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Old 05-20-2011, 05:46 PM   #41
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my theory (which may or may not be viable) is to hold all during good times, but buy during bad times. At least at that rate, you are buying at the right time.
So...... what's you're theory on selling?

And what are you doing with your equity allocation right now? Increasing? Decreasing? Holding steady?
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Old 05-20-2011, 05:53 PM   #42
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Please note, I'm not saying that buy and hold investment outcomes are divorced from valuation. I'm saying the investment decision making process is divorced from valuation considerations.
My brain hurts. What are you saying here?
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Old 05-20-2011, 06:14 PM   #43
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Gone4Good[/I]
Please note, I'm not saying that buy and hold investment outcomes are divorced from valuation. I'm saying the investment decision making process is divorced from valuation considerations.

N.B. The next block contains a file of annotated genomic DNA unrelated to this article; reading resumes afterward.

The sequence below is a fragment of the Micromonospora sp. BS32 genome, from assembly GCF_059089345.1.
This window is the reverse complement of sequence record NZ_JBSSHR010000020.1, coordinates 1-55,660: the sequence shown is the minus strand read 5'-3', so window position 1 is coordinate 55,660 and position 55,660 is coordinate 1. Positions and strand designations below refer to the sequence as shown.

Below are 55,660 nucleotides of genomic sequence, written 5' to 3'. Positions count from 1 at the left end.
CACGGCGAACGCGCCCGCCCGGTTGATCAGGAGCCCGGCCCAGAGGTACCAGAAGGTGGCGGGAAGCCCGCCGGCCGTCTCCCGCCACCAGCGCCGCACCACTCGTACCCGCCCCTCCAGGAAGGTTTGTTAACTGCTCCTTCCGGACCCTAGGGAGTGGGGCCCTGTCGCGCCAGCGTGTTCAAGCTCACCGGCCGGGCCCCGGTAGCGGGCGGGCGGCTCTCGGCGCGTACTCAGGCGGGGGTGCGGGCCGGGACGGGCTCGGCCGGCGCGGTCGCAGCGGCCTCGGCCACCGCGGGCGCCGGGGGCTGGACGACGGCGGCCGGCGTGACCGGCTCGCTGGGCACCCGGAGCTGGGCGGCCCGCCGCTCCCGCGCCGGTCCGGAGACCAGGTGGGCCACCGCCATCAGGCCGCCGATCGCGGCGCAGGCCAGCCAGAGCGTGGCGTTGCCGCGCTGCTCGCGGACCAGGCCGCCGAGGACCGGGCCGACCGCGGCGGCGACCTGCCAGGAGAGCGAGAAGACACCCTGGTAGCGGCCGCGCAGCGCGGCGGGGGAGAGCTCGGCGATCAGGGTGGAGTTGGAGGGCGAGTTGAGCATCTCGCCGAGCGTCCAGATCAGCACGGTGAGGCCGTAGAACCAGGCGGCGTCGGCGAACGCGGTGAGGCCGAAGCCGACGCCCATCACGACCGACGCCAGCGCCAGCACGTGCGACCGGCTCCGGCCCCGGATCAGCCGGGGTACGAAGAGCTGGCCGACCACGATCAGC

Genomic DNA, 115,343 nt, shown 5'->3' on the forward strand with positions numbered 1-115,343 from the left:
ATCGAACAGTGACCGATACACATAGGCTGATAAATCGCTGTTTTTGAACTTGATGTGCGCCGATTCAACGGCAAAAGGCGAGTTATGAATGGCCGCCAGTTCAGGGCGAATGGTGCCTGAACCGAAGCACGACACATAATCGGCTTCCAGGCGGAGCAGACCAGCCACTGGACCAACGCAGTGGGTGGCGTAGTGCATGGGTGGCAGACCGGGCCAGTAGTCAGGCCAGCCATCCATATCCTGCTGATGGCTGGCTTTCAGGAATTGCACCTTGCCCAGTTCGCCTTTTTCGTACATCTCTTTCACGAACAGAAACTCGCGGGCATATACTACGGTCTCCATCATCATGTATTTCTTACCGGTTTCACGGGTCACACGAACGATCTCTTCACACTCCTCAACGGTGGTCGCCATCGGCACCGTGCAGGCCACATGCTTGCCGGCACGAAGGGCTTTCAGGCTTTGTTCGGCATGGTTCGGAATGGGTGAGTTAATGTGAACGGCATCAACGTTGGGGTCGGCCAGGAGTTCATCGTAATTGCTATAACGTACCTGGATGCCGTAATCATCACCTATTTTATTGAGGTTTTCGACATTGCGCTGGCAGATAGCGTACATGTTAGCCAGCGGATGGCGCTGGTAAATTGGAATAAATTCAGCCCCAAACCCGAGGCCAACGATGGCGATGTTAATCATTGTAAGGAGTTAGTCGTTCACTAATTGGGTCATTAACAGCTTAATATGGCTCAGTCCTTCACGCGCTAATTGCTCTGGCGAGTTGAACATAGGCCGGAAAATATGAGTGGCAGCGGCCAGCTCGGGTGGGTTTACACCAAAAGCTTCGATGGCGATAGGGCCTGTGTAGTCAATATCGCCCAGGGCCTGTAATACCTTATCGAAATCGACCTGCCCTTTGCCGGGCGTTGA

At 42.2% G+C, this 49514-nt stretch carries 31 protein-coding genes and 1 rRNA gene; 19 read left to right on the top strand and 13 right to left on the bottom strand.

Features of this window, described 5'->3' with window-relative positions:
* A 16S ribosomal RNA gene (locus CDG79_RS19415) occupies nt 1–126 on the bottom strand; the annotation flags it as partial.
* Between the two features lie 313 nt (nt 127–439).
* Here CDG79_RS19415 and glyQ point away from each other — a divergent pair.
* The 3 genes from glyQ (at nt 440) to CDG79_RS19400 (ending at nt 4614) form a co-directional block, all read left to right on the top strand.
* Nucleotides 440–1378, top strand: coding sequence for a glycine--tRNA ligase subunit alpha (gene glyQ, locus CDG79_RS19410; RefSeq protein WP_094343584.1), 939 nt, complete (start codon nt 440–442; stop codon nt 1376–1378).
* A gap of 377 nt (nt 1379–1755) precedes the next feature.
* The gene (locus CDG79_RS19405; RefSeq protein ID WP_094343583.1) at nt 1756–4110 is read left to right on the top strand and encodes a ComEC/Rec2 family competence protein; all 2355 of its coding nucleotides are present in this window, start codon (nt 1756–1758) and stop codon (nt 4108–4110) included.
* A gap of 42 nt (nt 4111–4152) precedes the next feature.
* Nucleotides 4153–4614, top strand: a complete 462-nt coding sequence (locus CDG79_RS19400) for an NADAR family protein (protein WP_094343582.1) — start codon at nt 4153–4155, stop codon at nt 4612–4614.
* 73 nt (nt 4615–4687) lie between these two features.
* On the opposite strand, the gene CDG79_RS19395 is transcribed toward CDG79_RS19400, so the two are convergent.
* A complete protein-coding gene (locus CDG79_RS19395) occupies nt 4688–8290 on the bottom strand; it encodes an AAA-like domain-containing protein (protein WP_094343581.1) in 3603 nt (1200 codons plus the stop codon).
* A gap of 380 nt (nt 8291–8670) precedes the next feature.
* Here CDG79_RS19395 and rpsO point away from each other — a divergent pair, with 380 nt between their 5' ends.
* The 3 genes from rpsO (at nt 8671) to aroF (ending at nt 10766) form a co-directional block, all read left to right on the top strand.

My brain hurts. What are you saying here?
He means that buy and hold decisions are not based on predictions about specific values, but rather on expected values and volatility. I think.
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Old 05-20-2011, 07:30 PM   #44
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Please note, I'm not saying that buy and hold investment outcomes are divorced from valuation. I'm saying the investment decision making process is divorced from valuation considerations.
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This is truly an amazing statement.

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My brain hurts. What are you saying here?
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He means that buy and hold decisions are not based on predictions about specific values, but rather on expected values and volatility. I think.